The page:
March 24, 2017 at the National Press Club, Washington, DC


Jack Shaheen

Strategies to Successfully Push Back Against Harmful Hollywood Stereotypes About Arabs and Muslims, and the Work New Generations Must Take On

Dale Sprusansky:  Our next speaker, many of you know, truly needs no introduction.  Jack Shaheen is an internationally acclaimed author and media critic.  His lectures and writing include many, many things.  His books include A Is for Arab: Archiving Stereotypes in U.S. Popular Culture, and Guilty: Hollywood’s Verdict on Arabs After 9/11.  He’s been in this field for an incredibly long amount of time, and we couldn’t be happier to have him here today.  His book signing will be at 6:00, rescheduled from lunchtime.  Ladies and gentlemen, Jack Shaheen. 

Jack Shaheen:  Well, colleagues, guest speakers, friends—heartfelt thanks for your participation today.  It’s extremely, it’s wonderful to be here.  My heart belongs with the Washington Report, mainly because the first speech I ever gave on stereotyping was in Beirut, and the man who sat in the front row was the Delinda Hanley’s father, Richard Curtiss. [APPLAUSE]

Anyway, to paraphrase Plato, those who tell the stories rule society.  Flashback 1962, President John Fitzgerald Kennedy, commencement address at Yale University: “Damaging myths are doing our nation a great disservice.  The great enemy of truth is very often not the lie, deliberate, contrived and dishonest, but the myth, the myth—persistent, persuasive, and realistic.” 

Now journey with me briefly this afternoon as I offer five suggestions as to how to contest those persistent myths about Arabs and Muslims.  First, a bit of history: for nearly half a century—I know I look much younger than I am—I’ve tracked Hollywood’s Arabs and Muslims.  Almost always, I found they appear as villains.  They’re godless, evil, enemy, other.  Renewed and repeated over and over again, these images are hardwired into our psyches.  As the Arab proverb reminds us, “By repetition even the donkey learns.” 

Islamophobia has joined Arabophobia.  Prejudices are escalating, not diminishing.  Today’s villains are not just Arabs and Muslims from over there.  They are homegrown Americans with Arab roots, and American Muslims, including Muslims from countries like Afghanistan, Pakistan, Iran.  Before 9/11, dark-complexioned actors portrayed Arabs from over there as villains.  They were listed in the credits—I think this is interesting—the  credits always stated: Terrorist #1, Terrorist #2, Terrorist #3.  They had no identity.  No names.  But today, thanks to the rise of Islamophobia, they are listed: Jihadist #1, Jihadist #2, Jihadist #3.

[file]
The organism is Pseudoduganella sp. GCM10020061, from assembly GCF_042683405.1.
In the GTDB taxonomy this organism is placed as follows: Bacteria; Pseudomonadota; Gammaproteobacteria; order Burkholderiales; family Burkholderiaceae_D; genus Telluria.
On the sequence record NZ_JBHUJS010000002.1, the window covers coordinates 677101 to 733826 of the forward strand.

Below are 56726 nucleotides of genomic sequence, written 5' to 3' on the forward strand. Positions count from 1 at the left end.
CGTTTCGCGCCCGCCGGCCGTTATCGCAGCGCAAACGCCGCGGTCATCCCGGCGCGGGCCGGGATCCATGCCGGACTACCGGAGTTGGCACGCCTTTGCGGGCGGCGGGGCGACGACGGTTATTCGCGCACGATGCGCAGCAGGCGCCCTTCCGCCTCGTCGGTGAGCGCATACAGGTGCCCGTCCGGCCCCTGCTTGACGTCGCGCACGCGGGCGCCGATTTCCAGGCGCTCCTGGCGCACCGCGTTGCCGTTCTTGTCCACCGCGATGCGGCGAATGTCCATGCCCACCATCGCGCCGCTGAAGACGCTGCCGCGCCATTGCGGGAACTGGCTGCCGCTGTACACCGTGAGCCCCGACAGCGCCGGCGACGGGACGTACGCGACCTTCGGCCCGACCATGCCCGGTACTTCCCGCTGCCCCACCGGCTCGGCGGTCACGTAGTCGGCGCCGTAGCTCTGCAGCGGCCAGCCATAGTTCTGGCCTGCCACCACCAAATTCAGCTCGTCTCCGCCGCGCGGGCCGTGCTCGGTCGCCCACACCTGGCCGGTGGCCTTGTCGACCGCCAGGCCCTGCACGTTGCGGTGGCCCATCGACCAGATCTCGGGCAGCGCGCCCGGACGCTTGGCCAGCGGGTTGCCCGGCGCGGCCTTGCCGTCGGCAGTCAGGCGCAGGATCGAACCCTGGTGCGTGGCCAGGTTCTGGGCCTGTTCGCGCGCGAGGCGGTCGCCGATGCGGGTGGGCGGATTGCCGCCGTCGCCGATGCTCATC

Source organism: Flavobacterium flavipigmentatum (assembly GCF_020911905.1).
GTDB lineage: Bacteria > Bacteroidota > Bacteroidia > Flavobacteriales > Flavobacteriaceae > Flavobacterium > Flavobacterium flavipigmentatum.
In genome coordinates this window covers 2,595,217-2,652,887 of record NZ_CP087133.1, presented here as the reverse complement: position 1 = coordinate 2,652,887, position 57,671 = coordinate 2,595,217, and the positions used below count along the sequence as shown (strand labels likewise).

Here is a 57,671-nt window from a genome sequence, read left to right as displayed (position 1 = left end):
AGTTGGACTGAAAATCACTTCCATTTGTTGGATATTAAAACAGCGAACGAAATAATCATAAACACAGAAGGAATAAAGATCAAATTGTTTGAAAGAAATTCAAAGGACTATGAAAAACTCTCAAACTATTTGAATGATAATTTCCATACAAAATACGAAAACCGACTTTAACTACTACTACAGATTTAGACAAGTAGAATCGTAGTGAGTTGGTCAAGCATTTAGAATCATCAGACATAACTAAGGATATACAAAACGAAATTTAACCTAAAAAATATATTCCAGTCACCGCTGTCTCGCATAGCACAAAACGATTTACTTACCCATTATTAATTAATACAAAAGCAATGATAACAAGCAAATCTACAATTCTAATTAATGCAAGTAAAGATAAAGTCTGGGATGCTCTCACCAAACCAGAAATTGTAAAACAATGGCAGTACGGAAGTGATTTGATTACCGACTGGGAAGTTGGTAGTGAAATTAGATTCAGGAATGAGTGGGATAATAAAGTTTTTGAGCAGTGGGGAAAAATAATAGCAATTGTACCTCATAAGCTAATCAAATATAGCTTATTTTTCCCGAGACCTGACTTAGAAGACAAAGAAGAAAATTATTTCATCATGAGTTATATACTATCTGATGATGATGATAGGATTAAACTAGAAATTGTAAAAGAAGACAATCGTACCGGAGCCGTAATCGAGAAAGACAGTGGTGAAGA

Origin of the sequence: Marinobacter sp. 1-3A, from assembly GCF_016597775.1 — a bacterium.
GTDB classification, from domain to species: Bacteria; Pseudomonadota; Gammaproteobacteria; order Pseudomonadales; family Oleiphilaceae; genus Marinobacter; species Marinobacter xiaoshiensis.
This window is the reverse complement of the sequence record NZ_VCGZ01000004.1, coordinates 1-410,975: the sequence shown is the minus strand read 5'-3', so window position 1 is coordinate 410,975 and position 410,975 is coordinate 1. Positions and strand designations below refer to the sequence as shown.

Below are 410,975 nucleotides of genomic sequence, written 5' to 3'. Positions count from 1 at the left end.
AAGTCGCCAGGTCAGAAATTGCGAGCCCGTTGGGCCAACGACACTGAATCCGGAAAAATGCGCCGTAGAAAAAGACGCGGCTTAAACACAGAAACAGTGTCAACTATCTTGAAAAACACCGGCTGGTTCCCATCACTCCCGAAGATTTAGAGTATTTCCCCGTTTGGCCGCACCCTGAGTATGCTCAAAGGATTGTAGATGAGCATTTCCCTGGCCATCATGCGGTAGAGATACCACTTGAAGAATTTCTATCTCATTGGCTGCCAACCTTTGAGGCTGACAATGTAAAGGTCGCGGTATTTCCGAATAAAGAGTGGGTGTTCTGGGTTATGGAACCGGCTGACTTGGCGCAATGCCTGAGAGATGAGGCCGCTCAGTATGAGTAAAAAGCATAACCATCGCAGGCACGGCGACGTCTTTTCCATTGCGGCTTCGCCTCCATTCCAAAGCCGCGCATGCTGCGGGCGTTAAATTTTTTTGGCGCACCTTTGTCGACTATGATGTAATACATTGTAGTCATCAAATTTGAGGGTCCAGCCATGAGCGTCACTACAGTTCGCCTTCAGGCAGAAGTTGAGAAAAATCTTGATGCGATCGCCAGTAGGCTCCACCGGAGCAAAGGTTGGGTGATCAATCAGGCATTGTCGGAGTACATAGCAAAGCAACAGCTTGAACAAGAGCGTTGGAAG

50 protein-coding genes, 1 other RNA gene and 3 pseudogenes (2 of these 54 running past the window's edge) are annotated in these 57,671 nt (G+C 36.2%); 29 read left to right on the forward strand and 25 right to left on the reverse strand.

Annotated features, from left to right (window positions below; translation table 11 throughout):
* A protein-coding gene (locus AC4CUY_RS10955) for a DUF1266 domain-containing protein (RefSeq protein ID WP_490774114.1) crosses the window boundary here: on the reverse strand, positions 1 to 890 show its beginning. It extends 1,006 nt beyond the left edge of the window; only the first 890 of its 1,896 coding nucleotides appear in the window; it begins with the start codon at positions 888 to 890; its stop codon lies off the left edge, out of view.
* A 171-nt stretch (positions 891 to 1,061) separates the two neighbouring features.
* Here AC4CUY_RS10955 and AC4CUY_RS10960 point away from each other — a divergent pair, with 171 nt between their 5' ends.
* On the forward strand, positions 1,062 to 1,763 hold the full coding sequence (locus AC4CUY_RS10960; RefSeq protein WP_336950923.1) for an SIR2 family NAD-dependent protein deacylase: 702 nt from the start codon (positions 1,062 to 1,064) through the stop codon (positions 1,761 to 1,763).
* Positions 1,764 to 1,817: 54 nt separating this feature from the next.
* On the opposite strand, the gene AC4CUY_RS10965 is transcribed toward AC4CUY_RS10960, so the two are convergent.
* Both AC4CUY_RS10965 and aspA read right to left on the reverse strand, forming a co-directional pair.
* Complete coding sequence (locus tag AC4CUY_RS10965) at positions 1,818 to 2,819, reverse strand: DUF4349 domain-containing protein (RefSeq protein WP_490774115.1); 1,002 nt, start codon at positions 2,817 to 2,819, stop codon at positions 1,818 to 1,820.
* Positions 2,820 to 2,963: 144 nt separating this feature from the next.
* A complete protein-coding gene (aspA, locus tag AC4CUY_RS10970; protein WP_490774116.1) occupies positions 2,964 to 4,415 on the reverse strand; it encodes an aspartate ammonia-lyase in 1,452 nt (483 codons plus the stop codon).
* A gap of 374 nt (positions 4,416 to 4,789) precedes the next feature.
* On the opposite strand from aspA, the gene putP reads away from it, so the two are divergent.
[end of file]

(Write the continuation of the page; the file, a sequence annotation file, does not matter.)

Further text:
Now in my modest opinion, the dramatic changes in villains took place right after 9/11, due primarily to one producer by the name of Howard Gordon, who produced the series “24.”  This Fox television series aired about 10 weeks after the attacks.  Until that time, American Arabs and American Muslims were invisible on TV screens.  We did not exist in media land, except for Danny Thomas in the ’60s, you know, with the “Danny Thomas Show,” and Jamie Farr, lovable Jamie running around in the woman’s dress in “M*A*S*H.”  That was it.  Otherwise, we just were invisible. 

And then suddenly, Howard Gordon started showing Americans with Arab roots and American Muslims as homegrown terrorists out to destroy their country.  “24” was so successful that numerous copycat series copied that format from “24.”  Shows that I hope none of you have ever seen, like “Threat Matrix,” “Sue Thomas: F.B.Eye,” “The Agency,” “The Unit,” and others. 

And what’s really hurtful about all of this is that Arab Americans and Muslim Americans, like others at the World Trade Center—they were victims.  More than three dozen were killed.  There’s never been a story about the brave Yemeni who worked in the Marriott Hotel who lost his life saving people.  Yet here we are as victims of 9/11, and Gordon comes around and these other image makers, and they make us the terrorists.     

Today, more than ever, these villains prowl TV screens.  Arab and Muslim, along with American Arabs and Muslims, are terrorists.  They commit heinous acts like holding students hostage in a Hawaiian high school.  They blow up students in a coffee shop in Illinois.  They appear in popular series that I hope you don’t watch, such as “Tyrant,” “24: Legacy,” “Madam Secretary,” “Hawaii Five-0,” “Chicago Justice,” “Six,” “NCIS: Los Angeles,” and a score of others.